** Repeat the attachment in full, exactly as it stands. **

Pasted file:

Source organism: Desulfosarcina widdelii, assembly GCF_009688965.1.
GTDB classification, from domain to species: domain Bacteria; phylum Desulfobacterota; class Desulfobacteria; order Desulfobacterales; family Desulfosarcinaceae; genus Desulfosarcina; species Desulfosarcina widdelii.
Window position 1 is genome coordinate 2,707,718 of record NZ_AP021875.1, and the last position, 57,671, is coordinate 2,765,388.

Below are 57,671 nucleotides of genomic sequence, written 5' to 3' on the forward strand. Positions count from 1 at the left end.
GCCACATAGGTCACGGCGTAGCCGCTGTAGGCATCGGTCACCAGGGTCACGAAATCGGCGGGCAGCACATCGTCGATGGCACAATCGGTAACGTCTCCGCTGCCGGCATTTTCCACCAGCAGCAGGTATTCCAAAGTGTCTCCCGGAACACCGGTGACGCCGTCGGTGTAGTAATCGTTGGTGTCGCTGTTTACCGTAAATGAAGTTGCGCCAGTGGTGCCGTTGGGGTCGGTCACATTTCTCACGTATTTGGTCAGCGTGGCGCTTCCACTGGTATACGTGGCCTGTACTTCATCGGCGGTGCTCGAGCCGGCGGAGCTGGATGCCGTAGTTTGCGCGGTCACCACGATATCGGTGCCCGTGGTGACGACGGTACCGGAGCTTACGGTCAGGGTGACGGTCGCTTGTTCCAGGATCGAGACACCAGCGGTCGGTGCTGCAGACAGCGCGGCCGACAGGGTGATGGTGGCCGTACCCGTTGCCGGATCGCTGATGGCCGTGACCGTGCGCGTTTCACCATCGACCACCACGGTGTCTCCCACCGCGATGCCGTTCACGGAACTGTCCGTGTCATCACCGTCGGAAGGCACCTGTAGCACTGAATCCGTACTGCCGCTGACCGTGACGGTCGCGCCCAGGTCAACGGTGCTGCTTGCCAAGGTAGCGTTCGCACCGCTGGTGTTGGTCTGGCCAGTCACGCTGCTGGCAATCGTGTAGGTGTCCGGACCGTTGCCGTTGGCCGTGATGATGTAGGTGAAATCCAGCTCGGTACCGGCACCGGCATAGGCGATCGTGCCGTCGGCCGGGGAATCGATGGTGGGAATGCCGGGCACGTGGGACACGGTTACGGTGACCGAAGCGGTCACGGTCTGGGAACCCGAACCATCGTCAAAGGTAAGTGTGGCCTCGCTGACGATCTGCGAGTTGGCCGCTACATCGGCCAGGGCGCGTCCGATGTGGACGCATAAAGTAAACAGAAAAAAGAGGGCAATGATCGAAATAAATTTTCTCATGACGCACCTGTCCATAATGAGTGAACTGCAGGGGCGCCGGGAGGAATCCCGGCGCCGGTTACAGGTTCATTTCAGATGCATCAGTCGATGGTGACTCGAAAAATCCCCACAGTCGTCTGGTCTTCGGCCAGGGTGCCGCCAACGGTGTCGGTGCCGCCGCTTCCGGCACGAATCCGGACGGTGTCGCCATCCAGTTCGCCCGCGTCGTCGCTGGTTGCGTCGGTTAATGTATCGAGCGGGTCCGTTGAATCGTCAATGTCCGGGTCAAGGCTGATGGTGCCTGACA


Source organism: Desulfosarcina widdelii, assembly GCF_009688965.1.
GTDB classification, from domain to species: domain Bacteria; phylum Desulfobacterota; class Desulfobacteria; order Desulfobacterales; family Desulfosarcinaceae; genus Desulfosarcina; species Desulfosarcina widdelii.
Window position 1 is genome coordinate 2,707,718 of record NZ_AP021875.1, and the last position, 57,671, is coordinate 2,765,388.

Below are 57,671 nucleotides of genomic sequence, written 5' to 3' on the forward strand. Positions count from 1 at the left end.
GCCACATAGGTCACGGCGTAGCCGCTGTAGGCATCGGTCACCAGGGTCACGAAATCGGCGGGCAGCACATCGTCGATGGCACAATCGGTAACGTCTCCGCTGCCGGCATTTTCCACCAGCAGCAGGTATTCCAAAGTGTCTCCCGGAACACCGGTGACGCCGTCGGTGTAGTAATCGTTGGTGTCGCTGTTTACCGTAAATGAAGTTGCGCCAGTGGTGCCGTTGGGGTCGGTCACATTTCTCACGTATTTGGTCAGCGTGGCGCTTCCACTGGTATACGTGGCCTGTACTTCATCGGCGGTGCTCGAGCCGGCGGAGCTGGATGCCGTAGTTTGCGCGGTCACCACGATATCGGTGCCCGTGGTGACGACGGTACCGGAGCTTACGGTCAGGGTGACGGTCGCTTGTTCCAGGATCGAGACACCAGCGGTCGGTGCTGCAGACAGCGCGGCCGACAGGGTGATGGTGGCCGTACCCGTTGCCGGATCGCTGATGGCCGTGACCGTGCGCGTTTCACCATCGACCACCACGGTGTCTCCCACCGCGATGCCGTTCACGGAACTGTCCGTGTCATCACCGTCGGAAGGCACCTGTAGCACTGAATCCGTACTGCCGCTGACCGTGACGGTCGCGCCCAGGTCAACGGTGCTGCTTGCCAAGGTAGCGTTCGCACCGCTGGTGTTGGTCTGGCCAGTCACGCTGCTGGCAATCGTGTAGGTGTCCGGACCGTTGCCGTTGGCCGTGATGATGTAGGTGAAATCCAGCTCGGTACCGGCACCGGCATAGGCGATCGTGCCGTCGGCCGGGGAATCGATGGTGGGAATGCCGGGCACGTGGGACACGGTTACGGTGACCGAAGCGGTCACGGTCTGGGAACCCGAACCATCGTCAAAGGTAAGTGTGGCCTCGCTGACGATCTGCGAGTTGGCCGCTACATCGGCCAGGGCGCGTCCGATGTGGACGCATAAAGTAAACAGAAAAAAGAGGGCAATGATCGAAATAAATTTTCTCATGACGCACCTGTCCATAATGAGTGAACTGCAGGGGCGCCGGGAGGAATCCCGGCGCCGGTTACAGGTTCATTTCAGATGCATCAGTCGATGGTGACTCGAAAAATCCCCACAGTCGTCTGGTCTTCGGCCAGGGTGCCGCCAACGGTGTCGGTGCCGCCGCTTCCGGCACGAATCCGGACGGTGTCGCCATCCAGTTCGCCCGCGTCGTCGCTGGTTGCGTCGGTTAATGTATCGAGCGGGTCCGTTGAATCGTCAATGTCCGGGTCAAGGCTGATGGTGCCTGACA